The Meaning of Whitemen
Race and Modernity in the Orokaiva Cultural World
While Papua New Guinea’s resident white population has been severely reduced due to postcolonial white flight, the whiteman remains a significant racial and cultural other here—not only as an archetype of power and wealth in the modern arena, but also as a foil for people’s evaluations of themselves within vernacular frames of meaning. As Ira Bashkow explains, ideas of self versus other need not always be anti-humanistic or deprecatory, but can be a creative and potentially constructive part of all cultures.
A brilliant analysis of whiteness and race in a non-Western society, The Meaning of Whitemen turns traditional ethnography to the purpose of understanding how others see us.
Society for Humanistic Anthropology: Victor Turner Prize for Ethnographic Writing
“We are one of the others. Deconstructing the ancient sociology of in-group versus out-group, this finely observed and brilliantly interpreted ethnography of a New Guinea people’s conceptions of whitemen fashions a powerful new paradigm for the study of intercultural relations. Incidentally, damn good reading.”--Marshall Sahlins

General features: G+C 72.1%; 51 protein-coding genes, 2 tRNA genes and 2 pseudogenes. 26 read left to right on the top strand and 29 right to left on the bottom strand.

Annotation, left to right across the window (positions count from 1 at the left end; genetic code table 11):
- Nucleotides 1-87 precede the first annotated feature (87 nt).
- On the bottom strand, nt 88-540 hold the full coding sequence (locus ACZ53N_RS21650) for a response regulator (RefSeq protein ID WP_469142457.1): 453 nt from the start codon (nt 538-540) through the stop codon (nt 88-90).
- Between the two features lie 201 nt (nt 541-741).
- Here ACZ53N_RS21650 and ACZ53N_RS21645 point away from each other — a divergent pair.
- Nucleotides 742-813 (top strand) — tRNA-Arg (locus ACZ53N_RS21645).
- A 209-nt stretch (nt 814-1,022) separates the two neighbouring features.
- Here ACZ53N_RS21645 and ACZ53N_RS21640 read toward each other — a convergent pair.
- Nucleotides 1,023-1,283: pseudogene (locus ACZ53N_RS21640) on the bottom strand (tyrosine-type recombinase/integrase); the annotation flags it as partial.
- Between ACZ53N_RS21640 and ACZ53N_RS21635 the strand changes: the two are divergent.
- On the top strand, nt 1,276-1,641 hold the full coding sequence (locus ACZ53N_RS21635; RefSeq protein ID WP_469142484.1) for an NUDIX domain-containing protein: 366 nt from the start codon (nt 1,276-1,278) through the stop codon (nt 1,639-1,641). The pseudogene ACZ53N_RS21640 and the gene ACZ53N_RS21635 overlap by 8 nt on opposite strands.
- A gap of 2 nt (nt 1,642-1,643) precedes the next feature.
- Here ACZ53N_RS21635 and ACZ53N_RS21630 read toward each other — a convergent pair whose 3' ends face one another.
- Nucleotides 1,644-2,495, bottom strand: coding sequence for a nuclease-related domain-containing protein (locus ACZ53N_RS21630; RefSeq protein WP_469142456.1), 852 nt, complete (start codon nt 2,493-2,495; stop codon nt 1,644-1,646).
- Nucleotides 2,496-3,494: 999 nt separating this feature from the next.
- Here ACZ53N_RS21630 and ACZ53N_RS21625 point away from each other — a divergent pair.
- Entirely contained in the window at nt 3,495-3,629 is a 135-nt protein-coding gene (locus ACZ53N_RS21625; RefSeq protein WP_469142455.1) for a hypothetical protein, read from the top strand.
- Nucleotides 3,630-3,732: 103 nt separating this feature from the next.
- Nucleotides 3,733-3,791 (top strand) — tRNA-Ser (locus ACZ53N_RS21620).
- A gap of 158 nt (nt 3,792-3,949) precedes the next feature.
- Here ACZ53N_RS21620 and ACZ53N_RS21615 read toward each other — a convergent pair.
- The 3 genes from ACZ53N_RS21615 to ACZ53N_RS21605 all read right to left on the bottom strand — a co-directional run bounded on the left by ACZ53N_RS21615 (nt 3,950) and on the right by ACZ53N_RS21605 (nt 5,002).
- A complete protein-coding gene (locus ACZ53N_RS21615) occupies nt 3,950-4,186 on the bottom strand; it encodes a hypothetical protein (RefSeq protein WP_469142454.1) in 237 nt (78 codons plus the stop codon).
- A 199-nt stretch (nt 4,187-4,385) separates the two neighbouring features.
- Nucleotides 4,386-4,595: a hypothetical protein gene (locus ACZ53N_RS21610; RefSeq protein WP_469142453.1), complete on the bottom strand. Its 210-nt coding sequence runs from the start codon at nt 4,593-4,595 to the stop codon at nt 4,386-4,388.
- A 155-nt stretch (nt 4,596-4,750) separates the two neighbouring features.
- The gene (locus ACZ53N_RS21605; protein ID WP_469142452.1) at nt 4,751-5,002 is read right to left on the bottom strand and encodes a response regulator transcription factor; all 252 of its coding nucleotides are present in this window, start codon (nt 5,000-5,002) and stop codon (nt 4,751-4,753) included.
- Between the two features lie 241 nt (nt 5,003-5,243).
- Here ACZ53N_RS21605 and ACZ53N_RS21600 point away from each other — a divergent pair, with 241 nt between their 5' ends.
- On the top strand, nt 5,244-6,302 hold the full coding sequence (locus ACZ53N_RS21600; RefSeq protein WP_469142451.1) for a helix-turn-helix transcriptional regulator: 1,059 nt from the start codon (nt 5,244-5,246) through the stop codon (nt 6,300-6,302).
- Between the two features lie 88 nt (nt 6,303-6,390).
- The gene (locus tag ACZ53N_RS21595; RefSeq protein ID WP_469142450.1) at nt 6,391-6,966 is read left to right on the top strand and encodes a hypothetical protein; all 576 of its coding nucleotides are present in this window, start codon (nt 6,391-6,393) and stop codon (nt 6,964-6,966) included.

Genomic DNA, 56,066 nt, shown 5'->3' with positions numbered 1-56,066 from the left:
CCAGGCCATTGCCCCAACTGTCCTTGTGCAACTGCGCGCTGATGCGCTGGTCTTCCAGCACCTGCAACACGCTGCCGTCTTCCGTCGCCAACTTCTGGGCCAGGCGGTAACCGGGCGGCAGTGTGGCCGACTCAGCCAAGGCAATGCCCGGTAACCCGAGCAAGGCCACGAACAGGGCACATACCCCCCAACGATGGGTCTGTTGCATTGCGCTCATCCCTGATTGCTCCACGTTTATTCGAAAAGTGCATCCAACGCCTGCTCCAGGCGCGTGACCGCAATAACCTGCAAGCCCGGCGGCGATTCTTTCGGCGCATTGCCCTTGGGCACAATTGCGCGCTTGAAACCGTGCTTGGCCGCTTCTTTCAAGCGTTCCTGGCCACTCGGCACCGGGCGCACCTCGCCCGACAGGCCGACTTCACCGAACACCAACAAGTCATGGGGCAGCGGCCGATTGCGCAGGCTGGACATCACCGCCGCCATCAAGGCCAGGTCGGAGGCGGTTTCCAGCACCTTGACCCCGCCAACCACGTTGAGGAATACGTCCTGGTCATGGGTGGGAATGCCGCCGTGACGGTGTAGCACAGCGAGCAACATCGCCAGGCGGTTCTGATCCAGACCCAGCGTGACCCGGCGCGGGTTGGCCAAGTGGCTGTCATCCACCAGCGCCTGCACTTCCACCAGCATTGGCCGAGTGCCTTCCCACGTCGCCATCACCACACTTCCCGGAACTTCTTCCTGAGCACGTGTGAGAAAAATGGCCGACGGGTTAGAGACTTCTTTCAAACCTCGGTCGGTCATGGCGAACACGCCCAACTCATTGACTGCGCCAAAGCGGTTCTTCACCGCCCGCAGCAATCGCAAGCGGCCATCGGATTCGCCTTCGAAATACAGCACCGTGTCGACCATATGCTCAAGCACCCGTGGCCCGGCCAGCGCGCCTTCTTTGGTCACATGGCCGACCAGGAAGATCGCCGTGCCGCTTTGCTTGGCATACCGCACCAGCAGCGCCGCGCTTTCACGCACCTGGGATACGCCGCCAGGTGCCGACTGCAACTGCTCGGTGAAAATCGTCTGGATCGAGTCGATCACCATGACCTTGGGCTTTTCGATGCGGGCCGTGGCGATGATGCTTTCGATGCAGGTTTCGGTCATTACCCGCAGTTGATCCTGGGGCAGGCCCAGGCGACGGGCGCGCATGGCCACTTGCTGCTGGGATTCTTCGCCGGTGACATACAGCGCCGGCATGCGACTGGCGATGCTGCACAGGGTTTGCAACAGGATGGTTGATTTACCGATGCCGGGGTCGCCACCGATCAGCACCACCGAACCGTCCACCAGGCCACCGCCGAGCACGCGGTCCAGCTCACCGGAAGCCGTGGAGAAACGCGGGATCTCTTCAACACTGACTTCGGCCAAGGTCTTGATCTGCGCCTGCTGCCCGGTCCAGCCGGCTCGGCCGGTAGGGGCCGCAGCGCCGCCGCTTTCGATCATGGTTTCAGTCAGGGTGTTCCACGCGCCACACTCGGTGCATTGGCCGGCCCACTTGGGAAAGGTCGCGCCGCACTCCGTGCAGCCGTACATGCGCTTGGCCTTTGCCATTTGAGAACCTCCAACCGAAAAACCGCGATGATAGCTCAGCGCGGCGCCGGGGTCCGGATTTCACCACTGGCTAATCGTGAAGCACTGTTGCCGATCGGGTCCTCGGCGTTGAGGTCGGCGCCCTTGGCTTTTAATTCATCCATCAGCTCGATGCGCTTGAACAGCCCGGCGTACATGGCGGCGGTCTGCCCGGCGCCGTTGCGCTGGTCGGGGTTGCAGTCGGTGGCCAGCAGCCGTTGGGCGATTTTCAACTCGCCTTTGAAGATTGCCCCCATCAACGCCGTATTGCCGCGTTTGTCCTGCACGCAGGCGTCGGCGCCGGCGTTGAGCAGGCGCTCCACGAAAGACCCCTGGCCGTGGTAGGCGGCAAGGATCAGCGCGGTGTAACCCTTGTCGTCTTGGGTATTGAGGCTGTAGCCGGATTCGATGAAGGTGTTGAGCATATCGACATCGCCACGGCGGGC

“In the very best tradition of anthropology, this is a book that will force readers to confront their settled understandings and rethink many things they thought they knew about the cultural construction of racial formations and about whiteness as a global phenomenon. A milestone in the anthropology of the Pacific, this is quite simply a great book to think with.”--Joel Robbins, author of Becoming Sinners: Christianity and Moral Torment in a Papua New Guinea Society
Note on Orthographic Conventions
1. Introduction: The Cultural Construction of Whitemen
2. Cultural World, Postcolonial Situation
3. The Lightness of Whitemen
4. The Bodies of Whitemen
5. The Foods of Whitemen
6. Conclusion: Whitemen Beyond